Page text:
Types of Air Curtains and Their Application
According to the application and aerodynamic pattern, the following types of air curtains have been designed:
• Air curtains with heated indoor air
• Air curtains with unheated indoor air
• Combined air curtains with indoor air
• Air curtains with unheated outdoor air
• Air curtains for cooled rooms
• Air curtains for gates with long passages
• Air curtains for process equipment
The first four air curtain types are installed in outer apertures of gates in heated rooms and also in unheated rooms where a standard temperature should be maintained in the working zone. They are designed to prevent the ingress of outdoor air during the cold season of the year. Air curtains for cooled rooms are designed to prevent the ingress of warm outdoor air. If the heating program for the room is to be replaced by the cooling program during the year, it is advisable to equip the gate with both an air curtain that prevents ingress of cold and one that prevents ingress of heat.
Air curtains for process equipment are designed to prevent toxic constituents from entering the room through apertures of the equipment.
The traditional design pattern (to be described in Section 7.7.5) is recommended for air curtains with heated indoor air. The air curtain may be doublesided with horizontal supply (Fig. 7.86a), or it may be single-sided (Fig. 7.86b) with horizontal or vertical supply. In all cases, the air curtain is a flat jet discharged at an angle toward the pressure side of the opening.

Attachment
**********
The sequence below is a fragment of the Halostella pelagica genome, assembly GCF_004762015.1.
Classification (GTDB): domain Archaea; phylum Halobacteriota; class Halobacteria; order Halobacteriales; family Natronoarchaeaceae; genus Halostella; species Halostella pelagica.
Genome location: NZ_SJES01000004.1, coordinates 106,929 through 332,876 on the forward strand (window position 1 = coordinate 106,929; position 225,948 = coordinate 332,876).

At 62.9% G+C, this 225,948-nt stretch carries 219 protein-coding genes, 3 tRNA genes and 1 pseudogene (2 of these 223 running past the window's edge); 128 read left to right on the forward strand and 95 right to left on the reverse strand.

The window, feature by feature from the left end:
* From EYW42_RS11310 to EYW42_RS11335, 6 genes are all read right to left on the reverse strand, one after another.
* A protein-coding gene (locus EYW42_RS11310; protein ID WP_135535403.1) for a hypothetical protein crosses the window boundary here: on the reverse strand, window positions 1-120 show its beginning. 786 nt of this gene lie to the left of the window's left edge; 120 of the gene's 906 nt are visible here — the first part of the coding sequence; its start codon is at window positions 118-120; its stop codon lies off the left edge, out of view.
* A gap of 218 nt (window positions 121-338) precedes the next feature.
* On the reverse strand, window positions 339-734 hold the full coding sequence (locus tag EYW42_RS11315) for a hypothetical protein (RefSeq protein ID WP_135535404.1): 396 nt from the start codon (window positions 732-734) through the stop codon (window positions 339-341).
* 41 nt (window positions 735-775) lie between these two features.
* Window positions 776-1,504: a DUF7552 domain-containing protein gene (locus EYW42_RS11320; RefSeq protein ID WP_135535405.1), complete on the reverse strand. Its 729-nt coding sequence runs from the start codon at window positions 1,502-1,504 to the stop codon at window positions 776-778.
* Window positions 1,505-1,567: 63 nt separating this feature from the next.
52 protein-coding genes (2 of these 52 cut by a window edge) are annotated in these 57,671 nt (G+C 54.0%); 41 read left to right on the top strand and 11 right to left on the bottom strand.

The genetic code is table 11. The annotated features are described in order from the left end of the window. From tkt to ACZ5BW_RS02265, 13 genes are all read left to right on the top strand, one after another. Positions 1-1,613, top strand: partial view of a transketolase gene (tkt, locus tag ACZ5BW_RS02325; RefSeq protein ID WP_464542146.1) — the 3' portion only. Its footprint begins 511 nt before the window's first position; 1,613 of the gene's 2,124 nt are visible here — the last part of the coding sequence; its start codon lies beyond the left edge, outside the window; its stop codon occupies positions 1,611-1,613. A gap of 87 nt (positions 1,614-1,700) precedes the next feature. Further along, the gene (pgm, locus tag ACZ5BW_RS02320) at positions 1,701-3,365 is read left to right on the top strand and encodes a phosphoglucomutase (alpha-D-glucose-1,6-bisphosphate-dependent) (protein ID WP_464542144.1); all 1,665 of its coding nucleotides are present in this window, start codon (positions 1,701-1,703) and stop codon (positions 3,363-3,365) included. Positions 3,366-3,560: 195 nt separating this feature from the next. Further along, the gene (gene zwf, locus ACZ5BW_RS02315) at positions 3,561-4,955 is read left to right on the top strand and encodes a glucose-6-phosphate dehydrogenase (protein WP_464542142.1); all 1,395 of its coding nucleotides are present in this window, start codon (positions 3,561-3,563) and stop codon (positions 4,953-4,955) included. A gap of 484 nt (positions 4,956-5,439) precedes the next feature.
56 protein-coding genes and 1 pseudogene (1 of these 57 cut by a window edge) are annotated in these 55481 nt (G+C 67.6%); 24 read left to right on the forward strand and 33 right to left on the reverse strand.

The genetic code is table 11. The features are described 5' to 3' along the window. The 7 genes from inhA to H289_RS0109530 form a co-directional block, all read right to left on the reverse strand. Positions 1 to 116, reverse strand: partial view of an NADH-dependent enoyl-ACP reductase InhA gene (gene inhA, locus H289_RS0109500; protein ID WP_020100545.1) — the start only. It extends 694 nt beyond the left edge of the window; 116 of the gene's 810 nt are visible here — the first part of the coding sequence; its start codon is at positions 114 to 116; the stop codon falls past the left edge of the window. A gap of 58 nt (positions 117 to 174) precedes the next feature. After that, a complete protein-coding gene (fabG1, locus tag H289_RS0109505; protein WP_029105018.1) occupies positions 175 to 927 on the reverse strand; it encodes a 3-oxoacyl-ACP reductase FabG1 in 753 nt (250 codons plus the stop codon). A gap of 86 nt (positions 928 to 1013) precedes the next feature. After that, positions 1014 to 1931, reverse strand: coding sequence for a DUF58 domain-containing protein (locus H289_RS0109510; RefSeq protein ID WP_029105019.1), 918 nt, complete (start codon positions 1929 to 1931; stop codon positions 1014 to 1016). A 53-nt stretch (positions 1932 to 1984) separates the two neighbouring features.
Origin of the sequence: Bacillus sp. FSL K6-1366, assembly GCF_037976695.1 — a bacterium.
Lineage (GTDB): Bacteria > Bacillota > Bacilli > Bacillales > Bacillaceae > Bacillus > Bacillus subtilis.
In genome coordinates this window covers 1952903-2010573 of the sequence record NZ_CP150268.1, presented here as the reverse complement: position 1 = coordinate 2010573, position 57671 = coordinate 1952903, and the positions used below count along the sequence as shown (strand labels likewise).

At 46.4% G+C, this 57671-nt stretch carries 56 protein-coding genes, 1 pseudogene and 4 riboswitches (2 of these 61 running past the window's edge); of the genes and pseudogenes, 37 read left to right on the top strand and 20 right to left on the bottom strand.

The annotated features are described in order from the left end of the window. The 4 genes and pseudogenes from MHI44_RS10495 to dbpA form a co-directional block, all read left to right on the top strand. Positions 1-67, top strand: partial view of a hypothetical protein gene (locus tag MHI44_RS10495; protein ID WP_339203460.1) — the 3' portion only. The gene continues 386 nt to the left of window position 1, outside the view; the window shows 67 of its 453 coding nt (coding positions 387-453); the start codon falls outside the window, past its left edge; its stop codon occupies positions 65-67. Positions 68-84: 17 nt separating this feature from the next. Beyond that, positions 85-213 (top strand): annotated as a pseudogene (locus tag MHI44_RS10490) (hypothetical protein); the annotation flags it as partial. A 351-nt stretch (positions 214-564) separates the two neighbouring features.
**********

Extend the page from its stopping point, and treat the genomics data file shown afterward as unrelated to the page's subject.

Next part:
Air curtains with heated indoor air are used for relatively small gates (up to 3.6 x 3.6) in genial climate and in buildings without skylights, and also in case constructions prevent the installation of combined air curtains (e. g., not enough space at the gate). Air curtains with heated indoor air guarantee the necessary temperature of the air mixture entering through the gate, but they also consume a relatively large amount of thermal energy.
Air curtains with unheated indoor air have a similar air supply arrangement. Only the design of the air intake duct might differ; it may be extended to take in warm air, for example, from the upper overheated zone of the room. Air curtains with unheated indoor air are recommended in case the standard temperature of the air coming in through the aperture of the open gate can be maintained without heating the air in the curtain, as in the following cases: